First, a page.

5 Ways to Stay Strategic on Your Way to the C-Suite

I remember they day it happened. At first all I felt was shame and disappointment; it was the day my software developers said to me, “We’re not letting you write code anymore.” I’ve always enjoyed hacking and take pride in the code I write. However, early on in my career I realised I was never going to be one of the great coders — I preferred to see the bigger picture, design systems and get in front of customers.

So a few days after the sucker punch I realised that this was an opportunity. At the time I was the Managing Director (CEO?) of a small software company and this freed me up to focus on defining the vision, strategy and goals for our team.

Over the years I have had the opportunity to learn from some great people and these are the five principals I try to maintain in my professional career:

Don’t sweat the details

I remember listening to the CEO of a multi-national billion dollar company. He [jokingly] said the higher you got in a company the less you were trusted/the more people you had around to help you. This is absolutely true - surround yourself with experts. You shouldn’t always be the smartest person in the room but you should have (two-way) trust with your team. Getting good at this will set you up for success — your value is not choosing specific technologies, rather creating an environment where your team is empowered to best deliver as the people that use/rely on these choices everyday.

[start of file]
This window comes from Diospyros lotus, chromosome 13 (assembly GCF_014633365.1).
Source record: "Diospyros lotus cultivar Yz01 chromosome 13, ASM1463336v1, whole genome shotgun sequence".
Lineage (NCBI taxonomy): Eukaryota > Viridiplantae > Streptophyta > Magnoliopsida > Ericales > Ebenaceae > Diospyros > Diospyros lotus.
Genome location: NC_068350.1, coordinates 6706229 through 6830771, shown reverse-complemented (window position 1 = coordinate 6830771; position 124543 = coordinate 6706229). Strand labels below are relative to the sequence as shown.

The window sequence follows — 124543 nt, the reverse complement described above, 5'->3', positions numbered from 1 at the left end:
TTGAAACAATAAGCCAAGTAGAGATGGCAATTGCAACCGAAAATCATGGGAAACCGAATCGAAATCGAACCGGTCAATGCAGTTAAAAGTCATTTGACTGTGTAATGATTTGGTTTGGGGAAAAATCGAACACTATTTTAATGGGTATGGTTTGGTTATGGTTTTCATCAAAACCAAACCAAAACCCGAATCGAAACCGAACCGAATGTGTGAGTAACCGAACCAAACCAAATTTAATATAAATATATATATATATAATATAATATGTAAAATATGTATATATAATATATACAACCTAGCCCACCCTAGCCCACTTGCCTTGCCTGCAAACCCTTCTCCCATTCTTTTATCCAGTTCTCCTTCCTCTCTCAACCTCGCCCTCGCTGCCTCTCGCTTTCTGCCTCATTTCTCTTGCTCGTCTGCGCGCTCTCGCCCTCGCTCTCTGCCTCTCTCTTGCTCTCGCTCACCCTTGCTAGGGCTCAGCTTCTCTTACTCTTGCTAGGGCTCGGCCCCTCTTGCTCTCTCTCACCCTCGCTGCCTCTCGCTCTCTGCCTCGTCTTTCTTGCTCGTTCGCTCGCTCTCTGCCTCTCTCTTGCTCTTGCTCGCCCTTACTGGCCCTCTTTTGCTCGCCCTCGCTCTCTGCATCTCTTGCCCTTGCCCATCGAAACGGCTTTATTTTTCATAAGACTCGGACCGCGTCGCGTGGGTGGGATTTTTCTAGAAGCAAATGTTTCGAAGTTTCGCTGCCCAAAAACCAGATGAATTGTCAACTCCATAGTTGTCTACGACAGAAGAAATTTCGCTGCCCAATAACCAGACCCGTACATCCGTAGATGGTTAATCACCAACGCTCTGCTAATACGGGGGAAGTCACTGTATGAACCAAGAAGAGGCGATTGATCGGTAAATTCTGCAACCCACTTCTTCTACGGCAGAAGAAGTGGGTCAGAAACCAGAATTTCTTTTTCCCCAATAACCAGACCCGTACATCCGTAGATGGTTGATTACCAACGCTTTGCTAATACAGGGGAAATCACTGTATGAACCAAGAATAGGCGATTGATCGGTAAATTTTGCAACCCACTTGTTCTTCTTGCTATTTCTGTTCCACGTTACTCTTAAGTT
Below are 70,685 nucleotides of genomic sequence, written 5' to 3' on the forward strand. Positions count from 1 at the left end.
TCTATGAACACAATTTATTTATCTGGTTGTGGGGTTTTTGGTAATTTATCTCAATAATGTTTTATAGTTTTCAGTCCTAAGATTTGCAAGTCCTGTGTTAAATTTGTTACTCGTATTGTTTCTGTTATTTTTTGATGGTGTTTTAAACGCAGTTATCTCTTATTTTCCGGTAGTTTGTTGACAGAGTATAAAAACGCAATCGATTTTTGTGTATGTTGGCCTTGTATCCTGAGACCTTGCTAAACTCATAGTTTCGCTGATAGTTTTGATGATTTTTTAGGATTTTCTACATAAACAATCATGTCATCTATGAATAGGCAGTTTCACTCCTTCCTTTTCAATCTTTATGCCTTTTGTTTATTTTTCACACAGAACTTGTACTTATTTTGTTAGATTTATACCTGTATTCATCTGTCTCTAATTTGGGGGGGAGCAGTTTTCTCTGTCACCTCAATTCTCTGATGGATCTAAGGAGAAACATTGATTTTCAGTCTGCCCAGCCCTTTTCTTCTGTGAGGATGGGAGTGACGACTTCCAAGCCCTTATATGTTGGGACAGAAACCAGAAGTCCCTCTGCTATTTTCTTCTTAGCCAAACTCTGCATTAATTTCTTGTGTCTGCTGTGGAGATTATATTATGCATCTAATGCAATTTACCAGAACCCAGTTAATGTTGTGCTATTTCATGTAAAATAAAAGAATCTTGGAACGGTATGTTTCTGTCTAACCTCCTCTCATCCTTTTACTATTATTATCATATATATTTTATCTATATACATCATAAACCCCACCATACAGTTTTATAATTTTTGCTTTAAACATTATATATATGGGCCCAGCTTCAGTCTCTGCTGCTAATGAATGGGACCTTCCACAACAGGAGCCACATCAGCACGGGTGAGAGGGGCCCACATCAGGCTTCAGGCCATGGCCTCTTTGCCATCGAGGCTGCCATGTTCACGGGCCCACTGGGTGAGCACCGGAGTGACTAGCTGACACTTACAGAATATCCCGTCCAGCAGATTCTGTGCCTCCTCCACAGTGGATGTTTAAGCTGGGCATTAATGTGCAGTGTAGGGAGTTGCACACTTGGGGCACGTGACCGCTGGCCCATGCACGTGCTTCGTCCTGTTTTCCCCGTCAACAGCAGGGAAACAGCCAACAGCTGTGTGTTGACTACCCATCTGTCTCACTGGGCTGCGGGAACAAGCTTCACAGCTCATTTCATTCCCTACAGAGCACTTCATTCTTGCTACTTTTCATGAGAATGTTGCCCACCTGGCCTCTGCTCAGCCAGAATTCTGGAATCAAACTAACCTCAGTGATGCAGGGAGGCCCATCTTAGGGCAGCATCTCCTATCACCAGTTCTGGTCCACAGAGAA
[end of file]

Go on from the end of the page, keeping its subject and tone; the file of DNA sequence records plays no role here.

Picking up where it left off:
Your Team is your peers, not your direct reports

All too often time is spent directing (micro-managing?!) your direct reports/team. If you’ve built out your team correctly, trust them to do the work/make the right calls and direct only when absolutely needed. It can often be difficult for teams to understand why you’re spending more time with your peers (other C-Suiters for example); think logically — as you work more strategically it’s about educating the broader business to the benefits your team delivers. This takes a lot of work and in my opinion is a key area that makes or breaks a good C-Suiter.

Keep your eye on the big picture

Once a BHAG (Big Hairy Audacious Goal) has been set, be relentless in your pursuit of this. You’re the captain guiding the ship to the far off port, not the helmsman constantly adjusting. Don’t get distracted from the strategy that’s been set but constantly monitor, question, challenge and evolve it.

Know your business/customers

Maximising shareholder value is a stupid strategy. It’s obvious and will come with doing your job well. However, keeping in touch with your business/customers is key to ensuring your strategy is correct. Then, provide an actionable road map to deliver. Constantly review, validate and request feedback. You can’t do this on your own and this strategy should set you up for success in the future.

Don’t stop learning

It’s a question I’ve been consistently asked in interviews for senior roles. And for good reason. As you move towards a c-suite role you should have a wealth of knowledge and (just as important) experience on which you can draw to make decisions. You need to figure out how best to do this for you. I find networking with peers, engaging with potential vendors/partners and podcasts useful tools in my arsenal.

What are your thoughts and experience, is there something missing from the list?

Previous PostDon’t be an idiot — encapsu...
Next PostTo Be a Tech Leader, Kill t...